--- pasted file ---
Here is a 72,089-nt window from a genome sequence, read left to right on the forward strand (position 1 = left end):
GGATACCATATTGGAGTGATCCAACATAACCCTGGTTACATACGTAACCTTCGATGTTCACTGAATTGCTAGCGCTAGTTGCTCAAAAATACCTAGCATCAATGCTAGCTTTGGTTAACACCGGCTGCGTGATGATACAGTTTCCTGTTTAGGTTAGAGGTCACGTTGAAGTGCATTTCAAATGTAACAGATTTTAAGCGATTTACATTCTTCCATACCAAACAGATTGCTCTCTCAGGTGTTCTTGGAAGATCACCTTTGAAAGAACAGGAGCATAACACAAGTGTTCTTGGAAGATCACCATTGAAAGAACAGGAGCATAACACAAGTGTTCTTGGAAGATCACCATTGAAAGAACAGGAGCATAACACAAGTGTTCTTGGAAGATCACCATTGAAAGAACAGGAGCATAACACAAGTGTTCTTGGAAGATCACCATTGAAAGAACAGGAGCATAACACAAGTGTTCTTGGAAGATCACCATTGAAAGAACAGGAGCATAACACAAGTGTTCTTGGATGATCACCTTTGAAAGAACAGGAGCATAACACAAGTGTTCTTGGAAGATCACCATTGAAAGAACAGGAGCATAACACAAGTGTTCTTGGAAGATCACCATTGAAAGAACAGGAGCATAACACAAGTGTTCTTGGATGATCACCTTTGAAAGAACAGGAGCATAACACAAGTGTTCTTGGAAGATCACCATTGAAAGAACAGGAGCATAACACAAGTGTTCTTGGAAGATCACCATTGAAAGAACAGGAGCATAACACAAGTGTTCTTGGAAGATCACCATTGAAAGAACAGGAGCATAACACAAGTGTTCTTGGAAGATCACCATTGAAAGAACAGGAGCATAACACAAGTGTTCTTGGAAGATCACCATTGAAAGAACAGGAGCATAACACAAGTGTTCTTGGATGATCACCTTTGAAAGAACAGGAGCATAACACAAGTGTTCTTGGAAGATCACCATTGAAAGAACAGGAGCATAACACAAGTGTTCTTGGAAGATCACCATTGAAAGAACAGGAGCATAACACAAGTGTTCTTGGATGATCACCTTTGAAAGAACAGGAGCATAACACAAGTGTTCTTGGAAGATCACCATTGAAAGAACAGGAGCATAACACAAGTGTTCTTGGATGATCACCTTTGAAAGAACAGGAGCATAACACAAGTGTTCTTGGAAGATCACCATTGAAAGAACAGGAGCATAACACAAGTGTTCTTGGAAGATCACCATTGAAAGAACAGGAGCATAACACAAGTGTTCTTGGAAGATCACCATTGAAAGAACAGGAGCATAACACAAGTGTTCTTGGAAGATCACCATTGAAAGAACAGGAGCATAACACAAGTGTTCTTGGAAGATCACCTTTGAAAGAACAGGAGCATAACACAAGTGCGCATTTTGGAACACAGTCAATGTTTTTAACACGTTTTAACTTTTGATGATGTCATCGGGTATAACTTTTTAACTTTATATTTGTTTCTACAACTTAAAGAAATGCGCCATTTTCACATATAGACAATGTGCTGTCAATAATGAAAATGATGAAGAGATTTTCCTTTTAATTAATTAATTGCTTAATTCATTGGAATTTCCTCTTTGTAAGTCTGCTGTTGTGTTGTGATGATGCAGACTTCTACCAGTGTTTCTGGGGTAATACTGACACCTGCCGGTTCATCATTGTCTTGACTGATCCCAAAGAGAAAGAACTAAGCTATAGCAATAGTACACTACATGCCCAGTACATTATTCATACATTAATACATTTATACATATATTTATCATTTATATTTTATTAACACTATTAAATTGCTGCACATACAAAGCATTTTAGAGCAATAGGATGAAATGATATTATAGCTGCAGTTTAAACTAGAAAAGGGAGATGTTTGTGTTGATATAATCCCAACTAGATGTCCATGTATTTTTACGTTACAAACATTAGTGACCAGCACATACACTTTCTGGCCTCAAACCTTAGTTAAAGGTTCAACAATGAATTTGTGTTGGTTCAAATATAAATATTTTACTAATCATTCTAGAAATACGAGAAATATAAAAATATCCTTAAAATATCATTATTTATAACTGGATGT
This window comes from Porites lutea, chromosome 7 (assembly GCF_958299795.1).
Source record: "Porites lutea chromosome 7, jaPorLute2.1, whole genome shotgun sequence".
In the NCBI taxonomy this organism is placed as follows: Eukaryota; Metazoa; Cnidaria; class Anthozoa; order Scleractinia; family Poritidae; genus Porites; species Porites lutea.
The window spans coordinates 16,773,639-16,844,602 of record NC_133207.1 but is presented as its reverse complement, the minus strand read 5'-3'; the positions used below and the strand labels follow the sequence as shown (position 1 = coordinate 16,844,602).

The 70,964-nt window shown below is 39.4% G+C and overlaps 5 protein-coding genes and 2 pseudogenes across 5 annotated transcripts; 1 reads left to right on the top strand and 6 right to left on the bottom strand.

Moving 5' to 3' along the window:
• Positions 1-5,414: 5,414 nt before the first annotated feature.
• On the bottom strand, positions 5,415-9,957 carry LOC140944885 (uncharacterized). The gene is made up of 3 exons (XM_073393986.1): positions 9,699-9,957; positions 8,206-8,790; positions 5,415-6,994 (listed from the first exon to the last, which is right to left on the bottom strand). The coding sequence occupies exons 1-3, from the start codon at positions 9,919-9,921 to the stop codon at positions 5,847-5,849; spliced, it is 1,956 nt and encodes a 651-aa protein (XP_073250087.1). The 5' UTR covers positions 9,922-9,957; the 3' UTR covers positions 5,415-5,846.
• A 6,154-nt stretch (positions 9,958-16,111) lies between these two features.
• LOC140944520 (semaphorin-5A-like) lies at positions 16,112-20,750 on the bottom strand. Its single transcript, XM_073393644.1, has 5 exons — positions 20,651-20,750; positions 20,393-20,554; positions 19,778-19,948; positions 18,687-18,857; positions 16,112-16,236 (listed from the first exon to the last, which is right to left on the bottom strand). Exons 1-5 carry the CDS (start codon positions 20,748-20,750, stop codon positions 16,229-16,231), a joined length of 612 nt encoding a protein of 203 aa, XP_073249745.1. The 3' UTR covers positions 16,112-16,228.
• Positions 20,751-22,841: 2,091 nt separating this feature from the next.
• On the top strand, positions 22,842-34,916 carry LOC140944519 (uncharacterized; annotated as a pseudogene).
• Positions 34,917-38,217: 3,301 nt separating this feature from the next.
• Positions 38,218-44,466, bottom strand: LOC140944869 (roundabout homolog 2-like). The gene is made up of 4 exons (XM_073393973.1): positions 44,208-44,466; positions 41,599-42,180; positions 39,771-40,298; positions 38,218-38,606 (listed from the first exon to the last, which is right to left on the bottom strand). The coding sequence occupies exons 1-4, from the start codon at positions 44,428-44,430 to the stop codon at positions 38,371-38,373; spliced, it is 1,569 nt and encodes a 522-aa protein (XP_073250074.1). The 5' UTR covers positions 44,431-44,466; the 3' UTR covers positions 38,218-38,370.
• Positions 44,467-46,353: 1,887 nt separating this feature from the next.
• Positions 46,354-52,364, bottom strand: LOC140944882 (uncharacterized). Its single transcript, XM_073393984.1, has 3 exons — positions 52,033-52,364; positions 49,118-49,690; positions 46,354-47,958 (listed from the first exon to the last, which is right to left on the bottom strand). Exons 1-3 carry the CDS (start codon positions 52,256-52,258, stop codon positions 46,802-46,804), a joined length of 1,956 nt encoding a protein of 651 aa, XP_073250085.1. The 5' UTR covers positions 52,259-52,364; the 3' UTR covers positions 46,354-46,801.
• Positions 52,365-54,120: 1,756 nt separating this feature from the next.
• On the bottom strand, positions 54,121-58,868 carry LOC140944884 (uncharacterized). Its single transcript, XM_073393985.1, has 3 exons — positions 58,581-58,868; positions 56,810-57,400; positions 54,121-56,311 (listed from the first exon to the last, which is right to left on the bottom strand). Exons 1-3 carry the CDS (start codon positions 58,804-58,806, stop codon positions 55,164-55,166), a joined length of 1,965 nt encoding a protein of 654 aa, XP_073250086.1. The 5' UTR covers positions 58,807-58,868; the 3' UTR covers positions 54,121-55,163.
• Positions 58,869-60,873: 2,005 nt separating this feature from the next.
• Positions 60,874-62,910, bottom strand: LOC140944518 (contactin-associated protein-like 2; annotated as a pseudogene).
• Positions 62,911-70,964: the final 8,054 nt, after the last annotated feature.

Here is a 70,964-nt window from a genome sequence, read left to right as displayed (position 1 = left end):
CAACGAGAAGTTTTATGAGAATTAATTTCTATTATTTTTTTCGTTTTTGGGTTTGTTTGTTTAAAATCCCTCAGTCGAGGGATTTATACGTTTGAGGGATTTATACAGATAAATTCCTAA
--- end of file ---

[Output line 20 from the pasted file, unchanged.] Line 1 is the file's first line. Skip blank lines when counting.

• On the bottom strand, positions 54,121-58,868 carry LOC140944884 (uncharacterized). Its single transcript, XM_073393985.1, has 3 exons — positions 58,581-58,868; positions 56,810-57,400; positions 54,121-56,311 (listed from the first exon to the last, which is right to left on the bottom strand). Exons 1-3 carry the CDS (start codon positions 58,804-58,806, stop codon positions 55,164-55,166), a joined length of 1,965 nt encoding a protein of 654 aa, XP_073250086.1. The 5' UTR covers positions 58,807-58,868; the 3' UTR covers positions 54,121-55,163.